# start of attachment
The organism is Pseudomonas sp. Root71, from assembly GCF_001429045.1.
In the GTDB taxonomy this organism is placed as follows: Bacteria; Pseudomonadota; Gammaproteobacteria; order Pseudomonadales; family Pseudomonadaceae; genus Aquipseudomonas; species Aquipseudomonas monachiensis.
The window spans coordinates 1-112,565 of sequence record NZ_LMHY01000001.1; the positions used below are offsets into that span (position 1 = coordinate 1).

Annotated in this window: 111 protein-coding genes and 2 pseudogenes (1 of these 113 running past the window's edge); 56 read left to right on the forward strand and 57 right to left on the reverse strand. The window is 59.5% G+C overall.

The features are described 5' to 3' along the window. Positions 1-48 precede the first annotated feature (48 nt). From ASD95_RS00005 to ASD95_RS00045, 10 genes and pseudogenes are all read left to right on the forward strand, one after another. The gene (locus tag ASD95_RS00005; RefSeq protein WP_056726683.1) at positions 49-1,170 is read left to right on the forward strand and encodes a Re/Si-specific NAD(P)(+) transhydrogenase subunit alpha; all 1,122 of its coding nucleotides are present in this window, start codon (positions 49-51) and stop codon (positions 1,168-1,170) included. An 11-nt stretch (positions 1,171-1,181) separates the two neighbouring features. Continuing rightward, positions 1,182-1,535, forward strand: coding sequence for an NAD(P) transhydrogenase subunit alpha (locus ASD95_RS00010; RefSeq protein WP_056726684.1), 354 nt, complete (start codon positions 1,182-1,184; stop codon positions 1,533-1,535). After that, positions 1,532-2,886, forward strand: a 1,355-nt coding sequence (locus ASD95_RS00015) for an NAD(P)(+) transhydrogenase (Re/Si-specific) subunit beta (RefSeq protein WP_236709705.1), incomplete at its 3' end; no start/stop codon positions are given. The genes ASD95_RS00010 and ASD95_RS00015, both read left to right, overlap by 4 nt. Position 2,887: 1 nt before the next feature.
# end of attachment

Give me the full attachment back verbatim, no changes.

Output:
The organism is Pseudomonas sp. Root71, from assembly GCF_001429045.1.
In the GTDB taxonomy this organism is placed as follows: Bacteria; Pseudomonadota; Gammaproteobacteria; order Pseudomonadales; family Pseudomonadaceae; genus Aquipseudomonas; species Aquipseudomonas monachiensis.
The window spans coordinates 1-112,565 of sequence record NZ_LMHY01000001.1; the positions used below are offsets into that span (position 1 = coordinate 1).

Annotated in this window: 111 protein-coding genes and 2 pseudogenes (1 of these 113 running past the window's edge); 56 read left to right on the forward strand and 57 right to left on the reverse strand. The window is 59.5% G+C overall.

The features are described 5' to 3' along the window. Positions 1-48 precede the first annotated feature (48 nt). From ASD95_RS00005 to ASD95_RS00045, 10 genes and pseudogenes are all read left to right on the forward strand, one after another. The gene (locus tag ASD95_RS00005; RefSeq protein WP_056726683.1) at positions 49-1,170 is read left to right on the forward strand and encodes a Re/Si-specific NAD(P)(+) transhydrogenase subunit alpha; all 1,122 of its coding nucleotides are present in this window, start codon (positions 49-51) and stop codon (positions 1,168-1,170) included. An 11-nt stretch (positions 1,171-1,181) separates the two neighbouring features. Continuing rightward, positions 1,182-1,535, forward strand: coding sequence for an NAD(P) transhydrogenase subunit alpha (locus ASD95_RS00010; RefSeq protein WP_056726684.1), 354 nt, complete (start codon positions 1,182-1,184; stop codon positions 1,533-1,535). After that, positions 1,532-2,886, forward strand: a 1,355-nt coding sequence (locus ASD95_RS00015) for an NAD(P)(+) transhydrogenase (Re/Si-specific) subunit beta (RefSeq protein WP_236709705.1), incomplete at its 3' end; no start/stop codon positions are given. The genes ASD95_RS00010 and ASD95_RS00015, both read left to right, overlap by 4 nt. Position 2,887: 1 nt before the next feature.